Now note why you are to be equipped. “ ... for the equipping of the saints for the work of ministry, for the edifying of the body of Christ.”  We are equipped for the work of ministry and for the edifying the body.  You are body-equipped to become servants of all and helpers of other members.  Here we see that we are being described as others-oriented.  Being servants and helpers is the the responsibility of ALL the saints, and all the saints are all the members!  How do we honor Christ?  We do it by being others-oriented!  We have been equipped not to focus on ourselves, but on others.  “After an accident in which she lost her arm, Jamie refused to go to school or church.  Finally, the young teen thought she could face her peers.  In preparation, her mother called her Sunday school teacher and asked that he not call attention to Jamie.  The teacher promised, but then he got sick on Sunday, he had to call a substitute. 
At the conclusion of the lesson that day, which was about inviting friends to church, the substitute teacher led the class in doing the hand motions to the familiar children’s poem: Here is the church, Here is the steeple, Open the door, And see all the people.  Jamie’s eyes filled with tears.  A thirteen-year-old boy sensed Jamie’s pain and knelt beside her. With one hand apiece, they supported each other, making the church, steeple, and people.  Together they illustrated what real church is” (Waters in Larson-Elshof).  Isn't it grand to be a member of Christ's church where we are: grace-gifted, body-equipped, and others-oriented!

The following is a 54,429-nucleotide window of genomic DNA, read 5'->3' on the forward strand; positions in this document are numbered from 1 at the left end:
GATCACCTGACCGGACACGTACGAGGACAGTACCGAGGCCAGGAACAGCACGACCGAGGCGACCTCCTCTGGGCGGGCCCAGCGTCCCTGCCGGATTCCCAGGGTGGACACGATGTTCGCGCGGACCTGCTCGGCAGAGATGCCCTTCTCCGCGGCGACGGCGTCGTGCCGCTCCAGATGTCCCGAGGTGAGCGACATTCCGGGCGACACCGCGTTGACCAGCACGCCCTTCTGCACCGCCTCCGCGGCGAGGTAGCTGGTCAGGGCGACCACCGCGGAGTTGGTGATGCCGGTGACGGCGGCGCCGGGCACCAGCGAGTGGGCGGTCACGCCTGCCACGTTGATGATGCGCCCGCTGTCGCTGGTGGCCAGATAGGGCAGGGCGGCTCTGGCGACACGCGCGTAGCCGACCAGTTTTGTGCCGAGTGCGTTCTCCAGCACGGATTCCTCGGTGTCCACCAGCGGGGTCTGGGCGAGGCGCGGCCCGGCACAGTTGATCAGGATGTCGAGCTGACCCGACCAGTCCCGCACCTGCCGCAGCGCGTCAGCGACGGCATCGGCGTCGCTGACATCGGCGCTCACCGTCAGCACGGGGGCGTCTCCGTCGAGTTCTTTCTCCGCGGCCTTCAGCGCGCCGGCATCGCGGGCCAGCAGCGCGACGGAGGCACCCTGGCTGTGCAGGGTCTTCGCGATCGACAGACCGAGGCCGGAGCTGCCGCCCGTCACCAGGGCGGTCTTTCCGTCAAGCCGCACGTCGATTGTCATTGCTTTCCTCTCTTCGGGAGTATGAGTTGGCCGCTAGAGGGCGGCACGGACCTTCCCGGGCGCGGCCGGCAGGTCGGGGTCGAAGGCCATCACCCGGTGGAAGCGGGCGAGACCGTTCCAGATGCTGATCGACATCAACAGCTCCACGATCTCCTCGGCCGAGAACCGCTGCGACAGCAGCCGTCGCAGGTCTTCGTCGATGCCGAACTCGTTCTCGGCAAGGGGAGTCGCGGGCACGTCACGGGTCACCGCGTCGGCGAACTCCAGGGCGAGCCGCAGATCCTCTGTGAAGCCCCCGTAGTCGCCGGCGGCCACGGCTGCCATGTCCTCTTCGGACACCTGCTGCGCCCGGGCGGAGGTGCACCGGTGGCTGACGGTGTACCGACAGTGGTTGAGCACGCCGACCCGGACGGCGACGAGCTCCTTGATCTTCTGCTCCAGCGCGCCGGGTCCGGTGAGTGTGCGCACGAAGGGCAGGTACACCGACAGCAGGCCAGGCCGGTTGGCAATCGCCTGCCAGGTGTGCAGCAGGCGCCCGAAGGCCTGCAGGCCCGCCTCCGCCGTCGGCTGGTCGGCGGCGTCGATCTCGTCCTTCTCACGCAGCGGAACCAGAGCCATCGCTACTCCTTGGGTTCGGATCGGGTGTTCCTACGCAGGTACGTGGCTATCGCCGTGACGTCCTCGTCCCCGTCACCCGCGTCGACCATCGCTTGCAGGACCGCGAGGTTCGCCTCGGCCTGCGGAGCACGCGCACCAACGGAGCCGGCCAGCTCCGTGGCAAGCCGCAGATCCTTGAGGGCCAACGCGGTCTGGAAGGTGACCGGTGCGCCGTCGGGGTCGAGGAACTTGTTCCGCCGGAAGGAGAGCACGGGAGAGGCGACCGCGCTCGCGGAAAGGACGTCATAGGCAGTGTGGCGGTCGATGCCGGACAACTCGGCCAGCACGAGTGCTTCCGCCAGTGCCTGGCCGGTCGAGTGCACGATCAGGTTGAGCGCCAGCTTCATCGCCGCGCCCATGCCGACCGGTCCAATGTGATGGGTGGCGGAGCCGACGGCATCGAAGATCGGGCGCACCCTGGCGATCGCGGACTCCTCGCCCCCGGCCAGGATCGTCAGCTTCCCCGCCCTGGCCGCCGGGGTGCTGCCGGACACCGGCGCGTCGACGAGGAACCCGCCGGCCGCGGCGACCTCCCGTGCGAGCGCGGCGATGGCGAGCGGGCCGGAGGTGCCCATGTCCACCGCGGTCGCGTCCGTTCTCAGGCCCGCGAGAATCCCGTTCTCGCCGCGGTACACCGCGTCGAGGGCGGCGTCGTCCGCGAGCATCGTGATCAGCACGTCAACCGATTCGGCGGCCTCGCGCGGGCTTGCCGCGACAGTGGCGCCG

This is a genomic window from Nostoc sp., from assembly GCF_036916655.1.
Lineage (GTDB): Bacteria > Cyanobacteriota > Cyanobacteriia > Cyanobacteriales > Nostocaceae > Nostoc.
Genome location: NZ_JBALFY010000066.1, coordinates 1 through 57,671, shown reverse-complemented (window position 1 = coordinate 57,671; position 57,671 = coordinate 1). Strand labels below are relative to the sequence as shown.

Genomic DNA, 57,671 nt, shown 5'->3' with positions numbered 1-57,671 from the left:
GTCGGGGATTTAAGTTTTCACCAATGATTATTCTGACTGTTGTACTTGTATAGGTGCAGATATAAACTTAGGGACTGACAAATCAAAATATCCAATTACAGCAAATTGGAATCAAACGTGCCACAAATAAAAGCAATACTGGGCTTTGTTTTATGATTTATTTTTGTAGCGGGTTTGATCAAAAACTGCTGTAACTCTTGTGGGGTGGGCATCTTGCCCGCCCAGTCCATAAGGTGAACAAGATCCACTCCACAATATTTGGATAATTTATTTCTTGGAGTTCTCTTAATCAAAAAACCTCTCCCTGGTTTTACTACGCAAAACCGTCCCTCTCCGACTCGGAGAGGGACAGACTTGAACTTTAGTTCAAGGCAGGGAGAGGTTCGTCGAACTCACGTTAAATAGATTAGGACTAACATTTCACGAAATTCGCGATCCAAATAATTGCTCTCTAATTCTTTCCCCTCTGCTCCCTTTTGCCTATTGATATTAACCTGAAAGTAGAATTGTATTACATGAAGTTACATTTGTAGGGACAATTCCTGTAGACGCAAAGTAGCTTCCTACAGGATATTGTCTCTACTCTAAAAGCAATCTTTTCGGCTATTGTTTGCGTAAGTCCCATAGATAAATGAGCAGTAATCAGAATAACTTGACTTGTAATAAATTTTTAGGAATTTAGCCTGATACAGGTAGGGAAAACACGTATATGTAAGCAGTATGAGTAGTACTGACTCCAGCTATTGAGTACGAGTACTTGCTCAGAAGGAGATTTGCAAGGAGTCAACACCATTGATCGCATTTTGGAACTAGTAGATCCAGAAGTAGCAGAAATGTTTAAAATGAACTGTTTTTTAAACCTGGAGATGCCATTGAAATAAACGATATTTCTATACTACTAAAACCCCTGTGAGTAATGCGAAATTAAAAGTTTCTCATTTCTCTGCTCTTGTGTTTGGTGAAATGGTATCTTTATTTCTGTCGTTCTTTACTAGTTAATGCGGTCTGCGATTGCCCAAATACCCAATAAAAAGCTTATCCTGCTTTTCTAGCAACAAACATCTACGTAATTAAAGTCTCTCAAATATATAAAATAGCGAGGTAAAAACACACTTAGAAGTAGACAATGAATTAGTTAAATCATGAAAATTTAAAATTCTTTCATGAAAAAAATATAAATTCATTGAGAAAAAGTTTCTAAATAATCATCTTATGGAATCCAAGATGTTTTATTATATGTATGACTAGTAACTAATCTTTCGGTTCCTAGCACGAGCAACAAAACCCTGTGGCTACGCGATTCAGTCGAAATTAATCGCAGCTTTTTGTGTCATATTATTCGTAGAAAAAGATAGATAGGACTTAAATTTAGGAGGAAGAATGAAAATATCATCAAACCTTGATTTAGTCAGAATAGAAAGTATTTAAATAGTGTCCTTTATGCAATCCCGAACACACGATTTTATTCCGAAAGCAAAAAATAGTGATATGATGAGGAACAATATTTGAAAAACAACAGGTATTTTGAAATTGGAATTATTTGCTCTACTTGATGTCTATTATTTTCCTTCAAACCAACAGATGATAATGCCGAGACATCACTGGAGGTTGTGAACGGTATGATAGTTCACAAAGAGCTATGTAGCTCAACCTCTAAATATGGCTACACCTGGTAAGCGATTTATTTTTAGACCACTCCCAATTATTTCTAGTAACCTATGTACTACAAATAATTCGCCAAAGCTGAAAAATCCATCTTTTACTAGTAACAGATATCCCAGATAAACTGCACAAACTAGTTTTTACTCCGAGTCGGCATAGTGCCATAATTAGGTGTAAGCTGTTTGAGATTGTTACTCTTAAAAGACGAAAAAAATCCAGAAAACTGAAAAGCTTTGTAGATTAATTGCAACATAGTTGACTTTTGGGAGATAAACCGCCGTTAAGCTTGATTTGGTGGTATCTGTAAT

Now notice why we must all work together in verses 13-14: “till we all come to the unity of the faith and of the knowledge of the Son of God, to a perfect man, to the measure of the stature of the fullness of Christ; that we should no longer be children, tossed to and fro and carried about with every wind of doctrine, by the trickery of men, in the cunning craftiness of deceitful plotting.”  “God has a purpose [for the members of the body].  He wants them functioning for a reason.  When God's people are properly trained, then their unity of faith and their knowledge of Jesus will be such so that all of them become mature or perfected.  We are no longer infants but all-perfected.  “God is not looking for professional religionist [Jesus saw too many of them in His day called the Pharisees].  Nor is He interested in developing just a group of church-goers.  Rather, what He wants is a whole family of children just like Jesus, who live in conformity to the image of His Son (Rom. 8:29).  The more we become all-perfected, more like Jesus in our lifestyle, the more mature we are as a body of believers.  Immature people look out only for themselves.  They seek their own needs.  But believers who have been equipped are becoming more and more like God's Son.  They love, they give, they sacrifice, and they hurt with others as Jesus did.  As each member discovers his or her Christ given role in the body and begins to fulfill that function, serving others as they have been equipped, that member is helping the body to mature.  All are becoming all-perfected.  Everyone begins to manifest greater discernment and stability.  Immature churches, like immature children, are so gullible and terribly undiscerning.  They do not know how to distinguish what is good from what is bad.  The mature church, on the other hand, will not be caught up in every new religious fad that comes along.  Instead, there will be a steadfastness about them that gives them the conviction to stand on what they believe” (Bullard).  When members are all-perfected, they are grounded in their convictions, and it is hard for others to shake their faith!  So another description is all-perfected.

W